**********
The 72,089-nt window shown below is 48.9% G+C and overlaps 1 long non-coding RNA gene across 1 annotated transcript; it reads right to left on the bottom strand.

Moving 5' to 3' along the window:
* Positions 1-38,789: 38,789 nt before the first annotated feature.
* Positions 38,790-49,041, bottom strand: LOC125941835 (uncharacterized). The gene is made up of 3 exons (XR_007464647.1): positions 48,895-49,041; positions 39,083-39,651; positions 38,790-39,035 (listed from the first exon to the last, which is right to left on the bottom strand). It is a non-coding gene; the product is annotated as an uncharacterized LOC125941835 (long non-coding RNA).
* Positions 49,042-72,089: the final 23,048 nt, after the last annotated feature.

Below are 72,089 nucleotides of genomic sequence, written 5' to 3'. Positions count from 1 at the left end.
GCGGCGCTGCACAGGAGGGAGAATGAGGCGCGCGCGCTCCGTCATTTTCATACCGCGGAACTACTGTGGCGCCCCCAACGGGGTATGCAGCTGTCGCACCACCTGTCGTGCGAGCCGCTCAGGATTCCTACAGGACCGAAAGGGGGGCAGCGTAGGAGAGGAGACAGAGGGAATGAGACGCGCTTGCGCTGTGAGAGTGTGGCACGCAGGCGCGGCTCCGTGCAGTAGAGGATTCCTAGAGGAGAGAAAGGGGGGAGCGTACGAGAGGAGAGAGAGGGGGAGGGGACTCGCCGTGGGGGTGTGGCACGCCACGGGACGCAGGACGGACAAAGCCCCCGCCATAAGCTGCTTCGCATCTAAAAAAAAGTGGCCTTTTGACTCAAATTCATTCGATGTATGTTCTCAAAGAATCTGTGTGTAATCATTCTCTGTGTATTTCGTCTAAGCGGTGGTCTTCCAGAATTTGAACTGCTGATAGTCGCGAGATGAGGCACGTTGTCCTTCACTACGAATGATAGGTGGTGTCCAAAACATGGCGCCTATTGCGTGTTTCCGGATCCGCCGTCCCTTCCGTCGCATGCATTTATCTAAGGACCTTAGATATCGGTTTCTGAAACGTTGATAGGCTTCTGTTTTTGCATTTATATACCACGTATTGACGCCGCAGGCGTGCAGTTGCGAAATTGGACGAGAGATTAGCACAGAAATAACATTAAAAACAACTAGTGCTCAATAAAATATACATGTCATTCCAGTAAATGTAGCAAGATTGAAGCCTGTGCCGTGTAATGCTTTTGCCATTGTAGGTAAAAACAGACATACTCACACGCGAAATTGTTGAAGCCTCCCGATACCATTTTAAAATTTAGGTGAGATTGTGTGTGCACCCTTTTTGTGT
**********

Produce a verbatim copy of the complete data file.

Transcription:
The 72,089-nt window shown below is 48.9% G+C and overlaps 1 long non-coding RNA gene across 1 annotated transcript; it reads right to left on the bottom strand.

Moving 5' to 3' along the window:
* Positions 1-38,789: 38,789 nt before the first annotated feature.
* Positions 38,790-49,041, bottom strand: LOC125941835 (uncharacterized). The gene is made up of 3 exons (XR_007464647.1): positions 48,895-49,041; positions 39,083-39,651; positions 38,790-39,035 (listed from the first exon to the last, which is right to left on the bottom strand). It is a non-coding gene; the product is annotated as an uncharacterized LOC125941835 (long non-coding RNA).
* Positions 49,042-72,089: the final 23,048 nt, after the last annotated feature.

Below are 72,089 nucleotides of genomic sequence, written 5' to 3'. Positions count from 1 at the left end.
GCGGCGCTGCACAGGAGGGAGAATGAGGCGCGCGCGCTCCGTCATTTTCATACCGCGGAACTACTGTGGCGCCCCCAACGGGGTATGCAGCTGTCGCACCACCTGTCGTGCGAGCCGCTCAGGATTCCTACAGGACCGAAAGGGGGGCAGCGTAGGAGAGGAGACAGAGGGAATGAGACGCGCTTGCGCTGTGAGAGTGTGGCACGCAGGCGCGGCTCCGTGCAGTAGAGGATTCCTAGAGGAGAGAAAGGGGGGAGCGTACGAGAGGAGAGAGAGGGGGAGGGGACTCGCCGTGGGGGTGTGGCACGCCACGGGACGCAGGACGGACAAAGCCCCCGCCATAAGCTGCTTCGCATCTAAAAAAAAGTGGCCTTTTGACTCAAATTCATTCGATGTATGTTCTCAAAGAATCTGTGTGTAATCATTCTCTGTGTATTTCGTCTAAGCGGTGGTCTTCCAGAATTTGAACTGCTGATAGTCGCGAGATGAGGCACGTTGTCCTTCACTACGAATGATAGGTGGTGTCCAAAACATGGCGCCTATTGCGTGTTTCCGGATCCGCCGTCCCTTCCGTCGCATGCATTTATCTAAGGACCTTAGATATCGGTTTCTGAAACGTTGATAGGCTTCTGTTTTTGCATTTATATACCACGTATTGACGCCGCAGGCGTGCAGTTGCGAAATTGGACGAGAGATTAGCACAGAAATAACATTAAAAACAACTAGTGCTCAATAAAATATACATGTCATTCCAGTAAATGTAGCAAGATTGAAGCCTGTGCCGTGTAATGCTTTTGCCATTGTAGGTAAAAACAGACATACTCACACGCGAAATTGTTGAAGCCTCCCGATACCATTTTAAAATTTAGGTGAGATTGTGTGTGCACCCTTTTTGTGT